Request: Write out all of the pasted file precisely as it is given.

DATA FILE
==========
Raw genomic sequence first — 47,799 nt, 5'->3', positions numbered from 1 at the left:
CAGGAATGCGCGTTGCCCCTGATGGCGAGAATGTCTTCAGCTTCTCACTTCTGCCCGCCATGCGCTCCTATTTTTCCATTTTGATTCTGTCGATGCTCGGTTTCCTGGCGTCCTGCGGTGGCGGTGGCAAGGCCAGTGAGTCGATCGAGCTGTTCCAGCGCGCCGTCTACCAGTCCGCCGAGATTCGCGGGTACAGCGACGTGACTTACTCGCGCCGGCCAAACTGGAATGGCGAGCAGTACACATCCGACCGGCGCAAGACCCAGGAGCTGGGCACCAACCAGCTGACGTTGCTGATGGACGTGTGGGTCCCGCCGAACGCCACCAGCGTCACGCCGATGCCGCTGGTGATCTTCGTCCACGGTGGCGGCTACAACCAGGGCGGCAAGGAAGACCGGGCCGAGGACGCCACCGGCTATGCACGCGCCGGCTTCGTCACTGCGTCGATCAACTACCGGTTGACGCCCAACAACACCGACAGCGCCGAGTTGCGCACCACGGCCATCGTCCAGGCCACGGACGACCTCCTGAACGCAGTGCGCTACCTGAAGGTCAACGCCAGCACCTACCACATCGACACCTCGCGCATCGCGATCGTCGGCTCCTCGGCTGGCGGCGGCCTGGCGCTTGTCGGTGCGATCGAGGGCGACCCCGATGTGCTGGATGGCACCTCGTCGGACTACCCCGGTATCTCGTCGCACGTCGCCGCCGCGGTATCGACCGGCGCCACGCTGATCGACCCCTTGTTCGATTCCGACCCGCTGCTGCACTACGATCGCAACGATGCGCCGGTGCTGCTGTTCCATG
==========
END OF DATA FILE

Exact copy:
Raw genomic sequence first — 47,799 nt, 5'->3', positions numbered from 1 at the left:
CAGGAATGCGCGTTGCCCCTGATGGCGAGAATGTCTTCAGCTTCTCACTTCTGCCCGCCATGCGCTCCTATTTTTCCATTTTGATTCTGTCGATGCTCGGTTTCCTGGCGTCCTGCGGTGGCGGTGGCAAGGCCAGTGAGTCGATCGAGCTGTTCCAGCGCGCCGTCTACCAGTCCGCCGAGATTCGCGGGTACAGCGACGTGACTTACTCGCGCCGGCCAAACTGGAATGGCGAGCAGTACACATCCGACCGGCGCAAGACCCAGGAGCTGGGCACCAACCAGCTGACGTTGCTGATGGACGTGTGGGTCCCGCCGAACGCCACCAGCGTCACGCCGATGCCGCTGGTGATCTTCGTCCACGGTGGCGGCTACAACCAGGGCGGCAAGGAAGACCGGGCCGAGGACGCCACCGGCTATGCACGCGCCGGCTTCGTCACTGCGTCGATCAACTACCGGTTGACGCCCAACAACACCGACAGCGCCGAGTTGCGCACCACGGCCATCGTCCAGGCCACGGACGACCTCCTGAACGCAGTGCGCTACCTGAAGGTCAACGCCAGCACCTACCACATCGACACCTCGCGCATCGCGATCGTCGGCTCCTCGGCTGGCGGCGGCCTGGCGCTTGTCGGTGCGATCGAGGGCGACCCCGATGTGCTGGATGGCACCTCGTCGGACTACCCCGGTATCTCGTCGCACGTCGCCGCCGCGGTATCGACCGGCGCCACGCTGATCGACCCCTTGTTCGATTCCGACCCGCTGCTGCACTACGATCGCAACGATGCGCCGGTGCTGCTGTTCCATG